Wednesday, May 31, 2006
Ann Peebles - Brand New Classics
One of my favorite ladies from the “school of Southern soul,” Ann Peebles, is about to release her first album in over a decade.
In a biography about the St. Louis, Missouri native, Christine Ohlman and Ron Wynn write that Ann Peebles “was the queen of Willie Mitchell’s Memphis based Hi Records roster during the 1970’s, when Al Green was its undisputed king."
Her masterpiece, “I Can’t Stand the Rain,” has been covered by everyone from Tina Turner on one end of the spectrum to a version by Larry Graham’s Graham Central Station on the other end.
Peebles original of “Rain” was one of the favorite songs of the late Beatle John Lennon.
Track Records, based in the UK, is releasing Ann’s “Brand New Classics” on June 12, 2006.
In summarizing Peebles brilliant career, Track Records says “She co-wrote a generous share of her own material with husband Don Bryant, and while she cut plenty of love and heartbreak tunes, her persona was built on the grit and resilient strength she displayed on songs like “I’m Gonna Tear Your Playhouse Down” (a number one single for Paul Young in the UK)."
"Her best recordings hold up among the greatest of their era. Her songs have been covered by Humble Pie, Bette Midler, Booker T & M.G.’s, and Missy Elliot."
Here’s an advance review of “Brand New Classics,” written by Ed Bumgardner, that appeared in Winston-Salem, North Carolina’s Relish publication...
"In recent years, a handful of savvy producers have taken it upon themselves to rediscover and record many of the forgotten soul and R&B singers, most of whom, despite getting on in years, remain in fine (and refined) voice.
The latest such project is Brand New Classics, a new album by Ann Peebles, one of the finest of the Memphis soul singers of the 1970s (her distinctive phrasing was an influence on Al Green).
This disc will thrill older soul-music fans even as it effectively introduces Peebles to a new generation. Live retoolings of many of her greatest songs ("I’m Gonna Tear Your Playhouse Down,” “I Feel Like Breaking Up Somebody’s Home") - and a soaring adaptation of Foreigner’s “I Want To Know What Love Is” - are smartly navigated by a full band in semi-acoustic arrangements.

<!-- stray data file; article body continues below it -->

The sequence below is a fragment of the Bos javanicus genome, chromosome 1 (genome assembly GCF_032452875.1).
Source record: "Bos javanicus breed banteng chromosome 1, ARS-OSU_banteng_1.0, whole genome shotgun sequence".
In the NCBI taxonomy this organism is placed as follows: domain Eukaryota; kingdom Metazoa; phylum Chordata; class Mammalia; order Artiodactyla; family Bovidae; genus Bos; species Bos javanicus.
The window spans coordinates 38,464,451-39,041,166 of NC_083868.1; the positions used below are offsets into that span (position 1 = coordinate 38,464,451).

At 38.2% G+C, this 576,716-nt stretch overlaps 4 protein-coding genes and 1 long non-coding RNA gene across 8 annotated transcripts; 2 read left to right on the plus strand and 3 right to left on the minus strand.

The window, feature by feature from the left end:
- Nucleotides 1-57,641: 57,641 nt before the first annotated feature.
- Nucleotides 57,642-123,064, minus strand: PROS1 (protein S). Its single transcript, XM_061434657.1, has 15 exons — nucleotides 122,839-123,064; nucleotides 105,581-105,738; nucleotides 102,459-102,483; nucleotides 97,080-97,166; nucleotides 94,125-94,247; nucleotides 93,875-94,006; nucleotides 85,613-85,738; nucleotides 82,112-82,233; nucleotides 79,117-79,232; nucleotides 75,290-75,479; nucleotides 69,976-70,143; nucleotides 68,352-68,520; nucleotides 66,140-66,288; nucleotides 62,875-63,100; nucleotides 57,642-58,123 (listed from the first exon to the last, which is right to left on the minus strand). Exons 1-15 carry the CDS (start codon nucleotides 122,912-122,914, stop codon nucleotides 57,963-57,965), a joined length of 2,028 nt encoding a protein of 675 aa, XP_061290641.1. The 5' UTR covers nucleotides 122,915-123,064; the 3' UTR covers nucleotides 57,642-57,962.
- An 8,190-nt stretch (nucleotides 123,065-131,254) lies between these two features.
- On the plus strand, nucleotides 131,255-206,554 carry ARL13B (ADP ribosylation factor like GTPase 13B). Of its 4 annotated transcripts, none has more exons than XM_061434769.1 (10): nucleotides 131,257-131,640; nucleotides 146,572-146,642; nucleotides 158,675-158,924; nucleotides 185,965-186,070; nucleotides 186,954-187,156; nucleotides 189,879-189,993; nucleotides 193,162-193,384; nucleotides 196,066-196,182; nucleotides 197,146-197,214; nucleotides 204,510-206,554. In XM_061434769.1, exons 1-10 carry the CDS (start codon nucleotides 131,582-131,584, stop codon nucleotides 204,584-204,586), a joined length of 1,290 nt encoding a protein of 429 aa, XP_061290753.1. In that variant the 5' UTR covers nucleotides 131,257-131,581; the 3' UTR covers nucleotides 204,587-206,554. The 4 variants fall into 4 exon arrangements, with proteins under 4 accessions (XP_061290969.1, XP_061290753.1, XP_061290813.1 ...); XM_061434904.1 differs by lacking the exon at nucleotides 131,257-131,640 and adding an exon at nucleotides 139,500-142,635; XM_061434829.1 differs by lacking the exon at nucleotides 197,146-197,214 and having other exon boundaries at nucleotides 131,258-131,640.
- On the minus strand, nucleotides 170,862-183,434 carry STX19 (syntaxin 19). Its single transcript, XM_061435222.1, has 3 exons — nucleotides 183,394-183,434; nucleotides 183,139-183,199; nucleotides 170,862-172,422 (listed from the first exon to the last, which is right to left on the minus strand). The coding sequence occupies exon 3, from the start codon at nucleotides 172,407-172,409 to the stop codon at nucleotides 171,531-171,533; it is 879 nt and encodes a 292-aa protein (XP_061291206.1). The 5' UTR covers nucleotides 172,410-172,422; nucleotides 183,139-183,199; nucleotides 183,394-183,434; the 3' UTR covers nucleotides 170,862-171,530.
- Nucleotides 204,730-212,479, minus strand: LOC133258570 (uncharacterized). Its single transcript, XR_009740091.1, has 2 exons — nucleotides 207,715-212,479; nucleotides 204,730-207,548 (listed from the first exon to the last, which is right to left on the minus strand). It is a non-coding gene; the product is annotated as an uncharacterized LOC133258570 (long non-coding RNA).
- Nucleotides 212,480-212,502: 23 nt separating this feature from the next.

The dynamic inflections and emotional power of Peebles’ delivery remain captivating, so much so that five bonus studio tracks merely cap an organic, contemporary-sounding album that goes for the heart and ends up a classic soul celebration."
Ann is an artist who never “crossed-over” to mainstream success, but she is highly respected by her music peers. She is a “must play” artist when presenting a serious collection of classic R&B and classic Soul tunes.
Technorati tags: Ann Peebles
Tuesday, May 30, 2006
Motown Memories from Martha Reeves part two
Here’s part two of a great conversation with Martha Reeves, from an article written by David R. Guarino, as published in San Francisco’s Bay Area Reporter, Soul survivor, Motown memories with R&B legend Martha Reeves...
David Guarino: “Were you ever presented with a song to record where you listened to it and thought, “I really don’t want to record this, I don’t even like it?
Martha Reeves: Well, that would be “Dancing in the Street!” When I first heard it, I thought, “I don’t want to be dancing in the street, I want to be in some fabulous nightclub. I’m not a street singer!” The Vandellas and I never practiced on street corners; we practiced in our living rooms and on the playground at our school. We weren’t on the street.
But then I listened to the lyrics, and I realized that they were referring to people such as those in Rio de Janeiro, where everybody just parties during carnival times. Or the way they do in New Orleans; people just hanging out, dancing and rejoicing to music.
Men wrote most of my songs, so I’ve had to take them and change them around, make them soft and sweet. They’re sung in my spirit, and show my likeness.